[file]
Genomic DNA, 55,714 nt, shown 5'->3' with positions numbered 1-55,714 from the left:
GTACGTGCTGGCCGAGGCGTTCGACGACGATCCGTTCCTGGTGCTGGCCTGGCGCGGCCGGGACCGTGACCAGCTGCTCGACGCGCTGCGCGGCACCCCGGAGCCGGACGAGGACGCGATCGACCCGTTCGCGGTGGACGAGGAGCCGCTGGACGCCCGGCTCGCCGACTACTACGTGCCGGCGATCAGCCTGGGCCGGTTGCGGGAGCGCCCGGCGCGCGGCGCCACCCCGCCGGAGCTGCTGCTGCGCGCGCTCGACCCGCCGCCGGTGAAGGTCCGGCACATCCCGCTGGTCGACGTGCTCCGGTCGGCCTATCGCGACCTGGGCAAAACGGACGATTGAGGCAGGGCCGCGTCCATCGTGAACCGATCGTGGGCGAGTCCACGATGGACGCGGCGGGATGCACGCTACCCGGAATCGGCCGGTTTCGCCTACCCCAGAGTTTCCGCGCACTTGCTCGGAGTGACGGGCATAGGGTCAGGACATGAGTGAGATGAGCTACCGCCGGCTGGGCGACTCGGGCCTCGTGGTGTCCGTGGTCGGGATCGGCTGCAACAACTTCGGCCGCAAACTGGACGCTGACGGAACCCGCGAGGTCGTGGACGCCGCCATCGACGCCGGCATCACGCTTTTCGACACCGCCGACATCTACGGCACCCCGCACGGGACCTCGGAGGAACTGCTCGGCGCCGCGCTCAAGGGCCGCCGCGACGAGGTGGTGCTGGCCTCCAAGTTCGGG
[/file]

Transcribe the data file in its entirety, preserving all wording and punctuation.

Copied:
Genomic DNA, 55,714 nt, shown 5'->3' with positions numbered 1-55,714 from the left:
GTACGTGCTGGCCGAGGCGTTCGACGACGATCCGTTCCTGGTGCTGGCCTGGCGCGGCCGGGACCGTGACCAGCTGCTCGACGCGCTGCGCGGCACCCCGGAGCCGGACGAGGACGCGATCGACCCGTTCGCGGTGGACGAGGAGCCGCTGGACGCCCGGCTCGCCGACTACTACGTGCCGGCGATCAGCCTGGGCCGGTTGCGGGAGCGCCCGGCGCGCGGCGCCACCCCGCCGGAGCTGCTGCTGCGCGCGCTCGACCCGCCGCCGGTGAAGGTCCGGCACATCCCGCTGGTCGACGTGCTCCGGTCGGCCTATCGCGACCTGGGCAAAACGGACGATTGAGGCAGGGCCGCGTCCATCGTGAACCGATCGTGGGCGAGTCCACGATGGACGCGGCGGGATGCACGCTACCCGGAATCGGCCGGTTTCGCCTACCCCAGAGTTTCCGCGCACTTGCTCGGAGTGACGGGCATAGGGTCAGGACATGAGTGAGATGAGCTACCGCCGGCTGGGCGACTCGGGCCTCGTGGTGTCCGTGGTCGGGATCGGCTGCAACAACTTCGGCCGCAAACTGGACGCTGACGGAACCCGCGAGGTCGTGGACGCCGCCATCGACGCCGGCATCACGCTTTTCGACACCGCCGACATCTACGGCACCCCGCACGGGACCTCGGAGGAACTGCTCGGCGCCGCGCTCAAGGGCCGCCGCGACGAGGTGGTGCTGGCCTCCAAGTTCGGG